“I could be pitching to him,” former Centerville teammate Ryan Fox said, “and I’d throw a bad pitch, and he’d yell out that my front side is flying open. He was making pitching adjustments for me, and he was always right. You could always trust whatever Sean told you. I always looked up to him.”

Raiders catcher Sean Murphy scores from second base in Saturday’s Horizon League victory over Valpo. Wright State earned a second straight trip to the NCAA tournament. Mike Hartsock/WHIO-TV

Overlooked prospect

As good as Murphy was, a flood of scholarship offers didn’t come because of his size. He was 5-foot-9 and 145 pounds as a junior. His dad was a late bloomer who grew 4½ inches and put on 50 pounds after high school.

That growth pattern was there, Mike Murphy said, but there were no guarantees. Wright State was the only Division I program willing to give a chance.

“Sean first showed up to my catching camp in ninth grade,” said former Wright State coach Greg Lovelady, now the head coach at Central Florida. “He could always catch, but the size was concerning. His mom’s petite. His dad is huge. So you’re trying to decipher it. That’s part of the recruiting process. We were all very hesitant. He didn’t get recruited very much.”

Lovelady was a walk-on himself in college at the University of Miami and played for two national championship teams. He sold Murphy on the walk-on opportunity being a solid one. At that point, Murphy had already hit another growth spurt, reaching 5-11 by the time he started college.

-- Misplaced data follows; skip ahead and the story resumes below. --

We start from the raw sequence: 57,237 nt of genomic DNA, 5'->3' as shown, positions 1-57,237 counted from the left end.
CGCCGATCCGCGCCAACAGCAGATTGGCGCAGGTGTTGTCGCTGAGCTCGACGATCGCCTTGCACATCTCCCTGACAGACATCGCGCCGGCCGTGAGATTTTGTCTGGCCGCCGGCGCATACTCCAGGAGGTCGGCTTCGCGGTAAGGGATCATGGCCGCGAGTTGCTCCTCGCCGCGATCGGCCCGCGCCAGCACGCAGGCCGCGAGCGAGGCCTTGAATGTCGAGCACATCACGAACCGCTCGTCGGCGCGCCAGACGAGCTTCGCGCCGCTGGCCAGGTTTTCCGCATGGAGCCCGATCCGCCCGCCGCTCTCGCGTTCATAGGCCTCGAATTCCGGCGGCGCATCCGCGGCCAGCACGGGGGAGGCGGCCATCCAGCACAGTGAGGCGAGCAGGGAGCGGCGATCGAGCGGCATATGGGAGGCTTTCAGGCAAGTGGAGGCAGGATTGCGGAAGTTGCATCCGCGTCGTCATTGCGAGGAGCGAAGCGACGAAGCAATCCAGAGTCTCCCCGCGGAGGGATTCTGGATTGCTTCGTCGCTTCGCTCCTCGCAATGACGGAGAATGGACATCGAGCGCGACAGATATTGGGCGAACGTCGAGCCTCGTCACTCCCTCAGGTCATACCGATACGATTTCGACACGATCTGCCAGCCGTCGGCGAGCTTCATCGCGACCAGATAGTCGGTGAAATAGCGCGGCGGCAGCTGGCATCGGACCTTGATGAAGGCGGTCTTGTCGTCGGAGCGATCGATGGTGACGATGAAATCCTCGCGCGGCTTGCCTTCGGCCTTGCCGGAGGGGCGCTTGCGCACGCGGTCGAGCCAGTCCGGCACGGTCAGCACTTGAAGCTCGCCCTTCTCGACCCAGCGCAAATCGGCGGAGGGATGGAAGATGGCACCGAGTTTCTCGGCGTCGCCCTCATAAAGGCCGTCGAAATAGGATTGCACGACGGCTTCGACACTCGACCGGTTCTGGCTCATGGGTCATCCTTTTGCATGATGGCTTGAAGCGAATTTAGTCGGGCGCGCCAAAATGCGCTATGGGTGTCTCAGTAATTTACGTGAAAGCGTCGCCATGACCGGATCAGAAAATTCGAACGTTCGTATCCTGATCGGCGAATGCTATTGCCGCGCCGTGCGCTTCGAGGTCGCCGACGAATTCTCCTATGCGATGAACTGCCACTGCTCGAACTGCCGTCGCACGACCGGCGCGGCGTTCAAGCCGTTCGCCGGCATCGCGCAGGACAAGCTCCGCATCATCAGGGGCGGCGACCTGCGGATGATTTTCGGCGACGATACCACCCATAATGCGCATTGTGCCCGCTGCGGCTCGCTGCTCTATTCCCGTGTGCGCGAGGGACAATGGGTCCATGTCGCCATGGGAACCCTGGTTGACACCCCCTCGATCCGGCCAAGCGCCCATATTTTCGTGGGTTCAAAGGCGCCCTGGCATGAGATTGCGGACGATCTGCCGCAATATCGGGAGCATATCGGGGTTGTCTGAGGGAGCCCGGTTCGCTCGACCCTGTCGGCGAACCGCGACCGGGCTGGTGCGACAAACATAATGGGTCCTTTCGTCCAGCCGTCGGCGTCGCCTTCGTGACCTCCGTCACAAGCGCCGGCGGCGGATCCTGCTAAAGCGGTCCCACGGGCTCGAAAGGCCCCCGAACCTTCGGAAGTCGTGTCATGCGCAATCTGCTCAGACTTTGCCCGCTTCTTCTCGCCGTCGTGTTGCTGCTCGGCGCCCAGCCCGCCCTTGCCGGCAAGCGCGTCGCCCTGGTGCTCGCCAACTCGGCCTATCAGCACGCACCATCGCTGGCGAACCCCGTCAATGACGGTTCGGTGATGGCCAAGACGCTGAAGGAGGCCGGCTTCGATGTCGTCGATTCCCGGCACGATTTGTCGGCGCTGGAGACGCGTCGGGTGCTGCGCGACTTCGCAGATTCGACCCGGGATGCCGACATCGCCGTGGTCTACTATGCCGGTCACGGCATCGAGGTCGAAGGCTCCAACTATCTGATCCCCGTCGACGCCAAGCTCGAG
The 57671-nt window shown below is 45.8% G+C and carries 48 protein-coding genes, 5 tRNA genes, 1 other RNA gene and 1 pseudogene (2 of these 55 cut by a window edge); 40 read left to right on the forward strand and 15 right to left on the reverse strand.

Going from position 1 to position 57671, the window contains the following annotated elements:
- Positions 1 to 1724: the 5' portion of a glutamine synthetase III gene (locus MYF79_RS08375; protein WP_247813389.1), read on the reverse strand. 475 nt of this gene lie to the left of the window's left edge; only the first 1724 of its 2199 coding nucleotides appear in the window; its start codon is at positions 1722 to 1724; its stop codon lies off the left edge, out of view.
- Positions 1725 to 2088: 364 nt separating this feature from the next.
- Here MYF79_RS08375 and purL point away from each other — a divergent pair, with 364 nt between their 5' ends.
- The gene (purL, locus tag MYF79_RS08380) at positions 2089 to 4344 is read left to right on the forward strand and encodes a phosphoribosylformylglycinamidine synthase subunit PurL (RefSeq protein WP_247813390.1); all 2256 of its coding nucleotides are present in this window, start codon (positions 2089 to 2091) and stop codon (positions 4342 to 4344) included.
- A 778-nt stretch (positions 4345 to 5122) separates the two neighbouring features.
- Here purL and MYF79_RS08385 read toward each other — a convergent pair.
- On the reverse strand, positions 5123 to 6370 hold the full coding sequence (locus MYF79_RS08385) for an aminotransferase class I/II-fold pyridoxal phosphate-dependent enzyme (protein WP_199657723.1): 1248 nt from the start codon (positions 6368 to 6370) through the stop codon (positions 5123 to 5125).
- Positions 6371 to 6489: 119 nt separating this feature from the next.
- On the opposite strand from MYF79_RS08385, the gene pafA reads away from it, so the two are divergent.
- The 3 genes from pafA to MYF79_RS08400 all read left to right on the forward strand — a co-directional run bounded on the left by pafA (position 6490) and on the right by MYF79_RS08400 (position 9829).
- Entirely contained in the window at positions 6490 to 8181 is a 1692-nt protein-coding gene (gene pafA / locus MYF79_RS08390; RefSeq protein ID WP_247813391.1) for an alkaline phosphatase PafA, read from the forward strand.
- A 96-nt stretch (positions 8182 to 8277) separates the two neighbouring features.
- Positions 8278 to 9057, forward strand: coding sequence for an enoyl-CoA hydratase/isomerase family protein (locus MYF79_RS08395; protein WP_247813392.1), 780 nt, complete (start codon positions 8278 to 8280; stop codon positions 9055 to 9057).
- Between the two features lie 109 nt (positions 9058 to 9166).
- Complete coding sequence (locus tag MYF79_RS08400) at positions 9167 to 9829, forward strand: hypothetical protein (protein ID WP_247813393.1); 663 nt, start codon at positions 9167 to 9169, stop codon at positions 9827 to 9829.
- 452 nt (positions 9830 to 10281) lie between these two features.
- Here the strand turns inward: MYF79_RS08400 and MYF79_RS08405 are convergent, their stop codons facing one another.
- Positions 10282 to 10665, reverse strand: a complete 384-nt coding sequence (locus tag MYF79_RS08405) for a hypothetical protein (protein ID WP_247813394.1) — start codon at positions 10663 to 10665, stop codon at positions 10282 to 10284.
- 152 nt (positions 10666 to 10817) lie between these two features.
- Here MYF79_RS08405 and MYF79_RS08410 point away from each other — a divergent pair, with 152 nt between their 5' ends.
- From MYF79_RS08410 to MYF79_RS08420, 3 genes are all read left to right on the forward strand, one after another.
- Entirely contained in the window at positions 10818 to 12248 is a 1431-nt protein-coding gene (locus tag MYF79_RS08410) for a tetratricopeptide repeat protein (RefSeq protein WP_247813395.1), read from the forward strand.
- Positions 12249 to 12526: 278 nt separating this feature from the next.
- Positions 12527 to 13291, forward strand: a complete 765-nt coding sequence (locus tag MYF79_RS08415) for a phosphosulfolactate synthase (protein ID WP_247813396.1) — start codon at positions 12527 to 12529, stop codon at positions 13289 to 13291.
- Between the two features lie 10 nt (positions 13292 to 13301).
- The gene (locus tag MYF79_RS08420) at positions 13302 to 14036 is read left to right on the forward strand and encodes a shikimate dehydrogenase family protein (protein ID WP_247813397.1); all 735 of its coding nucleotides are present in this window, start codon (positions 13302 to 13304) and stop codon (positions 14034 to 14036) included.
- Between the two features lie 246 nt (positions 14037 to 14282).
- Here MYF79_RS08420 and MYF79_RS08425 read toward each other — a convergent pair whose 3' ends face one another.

“I don’t think we ever said, ‘Hey, this guy is going to be 6-3,’” Lovelady said, “but he was so cerebral and so smart, that we knew he was going to bring something to the table. In the worst-case scenario, he was going to be our defensive catcher.”

Murphy grew another two inches in the 10 months after arriving at Wright State and added more height in the following year, ending up with the 6-3 frame he has now.

“You could really see things were starting to come together,” Lovelady said.

Murphy hit .302 with four home runs and 34 RBIs as a freshman in 2014 — Wright State made him a scholarship player after that season — and .329 with four home runs and 36 RBIs as a sophomore. He hit .226 with three home runs and nine RBIs in the Cape Cod League in the summer of 2015. He was named the 10th-best prospect in the league.

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“Going to the Cape, seeing what that looked like, gave him the confidence that he belonged,” Lovelady said. “Every year, you just saw the growth in terms of the confidence. He belonged in the national conversation.”

The next March, however, a broken hand cost him a large chunk of the season. He returned after missing a month and hit .287 with six home runs and 34 RBIs. The injury may have prevented him from being drafted in the first round. The A’s selected him in the third round.

“I remember telling all the scouts, you don’t want to miss on him,” Lovelady said. “I still can’t believe he went in the third round. I thought he should have been a first-rounder.”

OAKLAND, CALIFORNIA - SEPTEMBER 04: Sean Murphy #12 of the Oakland Athletics is congratulated by third base coach Matt Williams #4 after Murphy hit a solo home run against the Los Angeles Angels of Anaheim in the bottom of the fifth inning at Ring Central Coliseum on September 04, 2019 in Oakland, California. The home run was Murphy's first career hit. (Photo by Thearon W. Henderson/Getty Images)

Credit: Thearon W. Henderson

Credit: Thearon W. Henderson

Memorable debut

Murphy hit .267 with 34 home runs in four seasons in the minors before getting to the big leagues near the end of the 2019 season. He was on the roster for the first time on Sept. 1 when the A’s were playing at Yankee Stadium. That was a thrill for his dad, who’s from the Bronx.